Estate Planning FAQ
  1. Home
  2.  → 
  3. Trust & Estate Planning
  4.  → Estate Planning FAQ

Skillfully Answering Your Estate Planning FAQ

Estate planning does not have to be complicated, especially if you have a seasoned attorney guiding you and answering your questions. Founding attorney H. Gregory Walker Jr. has practiced law since 1976. Devoted to his clients, he and his team will help you control and protect your assets. Please take a look at some FAQ about estate planning.

Q: What is a living trust?

A: A living trust is a contract created during your lifetime where you create favorable rules on how to handle your assets both before and after your death. You can manage your assets while alive just like you are doing now. One of the biggest benefits of a living trust is that it allows you and your family to avoid the costly and time-consuming court probate process. Also, a properly drafted living trust can protect your assets from nursing homes while retaining flexibility in how you wish for your assets to be handled both before and after your death.

Q: Can I put my house in a trust?

A: Yes! The biggest reason to put your home in a trust is to avoid your surviving spouse or children from having to go through the expensive and time-consuming court probate process after you die. You can keep your homestead tax exemption when putting your home in trust along with any other favorable tax benefits of home ownership. A specially drafted asset protection trust can protect your home from being sold to pay nursing home costs. Trusts can also be used to protect your home from an ex-spouse in a divorce settlement. Also, you may want to consider placing your home in a trust if you have reservations about a specific family member  causing problems after your death or who may quickly spend his or her inheritance.

Q: What is a supplemental needs trust?

A: A supplemental needs trust allows you to provide for disabled children after you have died. A Supplemental Needs trust allows you to leave an unlimited inheritance to help disabled loved ones, without disqualifying them from eligibility to receive government means tested benefits such as food stamps and Medicaid. You can control who gets any remaining funds after your disabled children pass away.

Q: What is a will?

A: A will is a legal document which must be drafted and signed in accordance with strict legal rules enacted by the legislature. It has no effect on your assets until after your death. Even after your death it does nothing until an attorney has been hired by your family to submit your will through the court probate process. Once your will is found to be valid by a judge and if no one files an objection to its terms, a will instructs a judge on who to transfer ownership of your assets to following your death. In addition to the requirement a judge must review your will to determine if it meets strict legislative requirements, the court process requires that your will be recorded in the public records allowing it to be read by the public and a complete inventory of all of you assets along with their value must be recorded in the court proceedings.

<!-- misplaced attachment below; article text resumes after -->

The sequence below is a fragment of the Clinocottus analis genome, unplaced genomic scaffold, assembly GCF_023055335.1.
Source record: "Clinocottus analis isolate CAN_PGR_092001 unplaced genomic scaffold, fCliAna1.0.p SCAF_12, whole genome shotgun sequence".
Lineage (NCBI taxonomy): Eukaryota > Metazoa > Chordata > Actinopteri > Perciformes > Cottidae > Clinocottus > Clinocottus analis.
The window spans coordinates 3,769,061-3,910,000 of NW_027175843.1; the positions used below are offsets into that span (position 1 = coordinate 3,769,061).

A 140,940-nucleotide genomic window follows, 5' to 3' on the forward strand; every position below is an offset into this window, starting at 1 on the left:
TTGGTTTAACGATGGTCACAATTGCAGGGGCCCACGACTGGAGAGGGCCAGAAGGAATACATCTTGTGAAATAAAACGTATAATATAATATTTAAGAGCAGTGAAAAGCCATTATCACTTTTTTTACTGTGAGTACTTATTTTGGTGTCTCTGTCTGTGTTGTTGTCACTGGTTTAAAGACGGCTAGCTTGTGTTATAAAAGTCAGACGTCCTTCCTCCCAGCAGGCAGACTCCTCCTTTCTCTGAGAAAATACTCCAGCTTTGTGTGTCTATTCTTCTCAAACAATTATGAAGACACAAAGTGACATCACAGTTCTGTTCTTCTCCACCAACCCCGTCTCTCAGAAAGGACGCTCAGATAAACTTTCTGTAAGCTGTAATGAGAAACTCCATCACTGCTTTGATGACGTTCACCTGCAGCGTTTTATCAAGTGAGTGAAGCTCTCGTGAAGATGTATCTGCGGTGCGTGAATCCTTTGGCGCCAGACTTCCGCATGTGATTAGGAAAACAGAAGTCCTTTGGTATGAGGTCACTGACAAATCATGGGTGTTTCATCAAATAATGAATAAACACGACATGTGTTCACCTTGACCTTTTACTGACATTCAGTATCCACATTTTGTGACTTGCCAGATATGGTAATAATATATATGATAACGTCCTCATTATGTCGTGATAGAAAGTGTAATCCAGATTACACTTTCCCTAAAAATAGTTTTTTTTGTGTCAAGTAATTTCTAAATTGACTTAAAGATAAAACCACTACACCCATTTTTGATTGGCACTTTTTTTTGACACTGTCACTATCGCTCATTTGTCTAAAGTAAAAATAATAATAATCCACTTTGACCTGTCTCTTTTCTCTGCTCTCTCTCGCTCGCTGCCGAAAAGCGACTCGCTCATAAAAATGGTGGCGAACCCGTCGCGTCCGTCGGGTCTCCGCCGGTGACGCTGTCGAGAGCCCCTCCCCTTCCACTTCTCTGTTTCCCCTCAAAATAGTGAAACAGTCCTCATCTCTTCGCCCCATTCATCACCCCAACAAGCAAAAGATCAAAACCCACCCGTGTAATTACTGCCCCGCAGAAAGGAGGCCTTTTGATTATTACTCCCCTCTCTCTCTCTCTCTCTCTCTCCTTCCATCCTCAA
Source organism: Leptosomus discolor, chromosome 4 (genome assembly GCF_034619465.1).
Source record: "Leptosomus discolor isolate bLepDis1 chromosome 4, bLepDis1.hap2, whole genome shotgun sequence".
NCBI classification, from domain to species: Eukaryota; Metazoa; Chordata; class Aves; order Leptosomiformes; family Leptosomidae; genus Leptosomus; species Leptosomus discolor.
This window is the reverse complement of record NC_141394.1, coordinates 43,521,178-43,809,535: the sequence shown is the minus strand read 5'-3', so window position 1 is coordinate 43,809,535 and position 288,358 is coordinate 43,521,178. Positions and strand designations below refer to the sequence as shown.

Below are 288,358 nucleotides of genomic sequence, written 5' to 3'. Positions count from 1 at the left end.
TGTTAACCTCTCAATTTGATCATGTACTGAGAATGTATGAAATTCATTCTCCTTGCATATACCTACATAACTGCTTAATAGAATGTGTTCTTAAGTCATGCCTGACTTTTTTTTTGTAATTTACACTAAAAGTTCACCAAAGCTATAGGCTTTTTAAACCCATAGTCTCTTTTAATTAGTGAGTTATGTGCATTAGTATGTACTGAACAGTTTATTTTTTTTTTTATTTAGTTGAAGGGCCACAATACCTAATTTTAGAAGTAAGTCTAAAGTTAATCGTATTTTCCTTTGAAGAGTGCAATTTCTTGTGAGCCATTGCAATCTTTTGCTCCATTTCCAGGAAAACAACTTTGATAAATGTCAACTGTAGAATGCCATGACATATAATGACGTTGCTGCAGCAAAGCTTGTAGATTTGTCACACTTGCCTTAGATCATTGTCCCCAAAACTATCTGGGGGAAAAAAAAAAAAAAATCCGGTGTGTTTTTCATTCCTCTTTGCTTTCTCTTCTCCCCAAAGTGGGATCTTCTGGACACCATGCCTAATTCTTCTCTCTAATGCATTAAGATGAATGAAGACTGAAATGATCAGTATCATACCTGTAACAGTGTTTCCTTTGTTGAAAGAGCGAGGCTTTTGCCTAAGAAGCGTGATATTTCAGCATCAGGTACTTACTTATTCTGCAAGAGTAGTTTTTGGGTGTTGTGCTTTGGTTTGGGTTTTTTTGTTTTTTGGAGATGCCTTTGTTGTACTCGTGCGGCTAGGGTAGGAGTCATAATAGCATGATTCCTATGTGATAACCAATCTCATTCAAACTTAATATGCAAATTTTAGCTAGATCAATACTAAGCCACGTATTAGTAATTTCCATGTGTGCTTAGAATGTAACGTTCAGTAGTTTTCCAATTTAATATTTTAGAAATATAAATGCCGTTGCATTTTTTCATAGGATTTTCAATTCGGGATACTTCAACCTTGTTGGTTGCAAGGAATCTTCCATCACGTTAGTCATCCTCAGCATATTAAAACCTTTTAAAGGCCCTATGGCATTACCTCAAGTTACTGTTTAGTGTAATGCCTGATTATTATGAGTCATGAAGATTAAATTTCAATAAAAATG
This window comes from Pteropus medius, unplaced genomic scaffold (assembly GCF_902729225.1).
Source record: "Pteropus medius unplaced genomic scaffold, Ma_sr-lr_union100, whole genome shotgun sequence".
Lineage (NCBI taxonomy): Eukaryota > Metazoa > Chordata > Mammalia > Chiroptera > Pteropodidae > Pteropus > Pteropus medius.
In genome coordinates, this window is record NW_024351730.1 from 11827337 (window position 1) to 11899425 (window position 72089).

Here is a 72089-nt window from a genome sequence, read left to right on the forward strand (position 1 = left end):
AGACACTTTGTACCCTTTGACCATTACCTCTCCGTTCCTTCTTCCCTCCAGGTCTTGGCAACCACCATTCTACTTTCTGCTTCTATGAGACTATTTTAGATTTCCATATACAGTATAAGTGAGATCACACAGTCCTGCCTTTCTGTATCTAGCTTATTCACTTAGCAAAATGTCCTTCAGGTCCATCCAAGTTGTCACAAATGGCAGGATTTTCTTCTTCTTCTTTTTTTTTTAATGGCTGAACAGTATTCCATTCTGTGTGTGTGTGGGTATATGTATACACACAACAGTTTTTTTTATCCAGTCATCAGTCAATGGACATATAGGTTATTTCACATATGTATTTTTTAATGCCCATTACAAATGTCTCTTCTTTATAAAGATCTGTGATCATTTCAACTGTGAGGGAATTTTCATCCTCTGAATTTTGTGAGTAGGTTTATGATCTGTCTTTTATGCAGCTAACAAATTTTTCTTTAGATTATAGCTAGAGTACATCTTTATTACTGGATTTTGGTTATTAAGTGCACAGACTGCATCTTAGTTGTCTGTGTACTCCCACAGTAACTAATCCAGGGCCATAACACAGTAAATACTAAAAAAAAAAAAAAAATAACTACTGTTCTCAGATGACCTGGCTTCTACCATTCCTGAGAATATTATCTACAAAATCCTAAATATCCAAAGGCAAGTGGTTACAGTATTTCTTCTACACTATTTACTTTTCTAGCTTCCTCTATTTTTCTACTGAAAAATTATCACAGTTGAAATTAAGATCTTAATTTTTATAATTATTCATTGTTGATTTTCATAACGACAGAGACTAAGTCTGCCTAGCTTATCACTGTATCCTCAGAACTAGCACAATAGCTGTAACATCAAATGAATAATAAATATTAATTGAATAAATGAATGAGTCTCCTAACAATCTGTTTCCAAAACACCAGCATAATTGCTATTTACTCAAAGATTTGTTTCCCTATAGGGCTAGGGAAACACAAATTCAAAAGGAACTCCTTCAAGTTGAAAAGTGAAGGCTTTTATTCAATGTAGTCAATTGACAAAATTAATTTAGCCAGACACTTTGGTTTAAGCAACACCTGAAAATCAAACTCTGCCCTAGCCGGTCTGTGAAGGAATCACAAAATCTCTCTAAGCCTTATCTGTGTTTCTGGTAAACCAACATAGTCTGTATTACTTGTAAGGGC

Q: What is a power of attorney?

A: A power of attorney is a document where you name your choice of an agent to represent you should you become incapacitated and not able to conduct your business or medical needs. Since you are naming someone to represent you while you are living, a power of attorney terminates at your death. A power of attorney is a very important piece of the estate planning puzzle. Should you become incapacitated and you do not have a power of attorney in place, the government takes over and will require your family to go through an expensive and time-consuming legal process to have a judge appoint an agent for you. In addition to the possibility that the agent named by the court may not be your choice, a court appointed agent will not have the ability to take steps to protect your assets and will not have specific instructions from you to follow on how you want your business to be handles and your wishes concerning medical treatment.

Many attorneys who do not have the same level of experience and expertise as Mr. Walker fail to realize that a power of attorney is a contract and is only as good as the skill and expertise of the attorney drafting the power of attorney. This is definitely a contract where one size does not fit all. Unfortunately, all too often this fact is learned by clients of other attorneys the hard way when it is too late to have a sufficiently drafted document prepared by an experienced attorney. Do not be lulled into a sense of false security with a general language form used by some attorneys or by buying a power of attorney on the internet. Have an effective tool in place by getting your power of attorney from someone with the experience and expertise to make sure it contains the right provisions and will be an effective legal tool when you need it.

Mr. Walker can answer these questions as well as any other ones you may have about estate planning. He and his team remain focused on protecting families and their future.

Get Your Questions Answered Now

For more than 40 years, Walker Law Group, L.L.C. has skillfully represented clients with estate planning needs. You can benefit from Mr. Walker’s legal services and he will answer your questions. He also continues to provide educational seminars on estate planning. Contact us online or call 318-445-4516.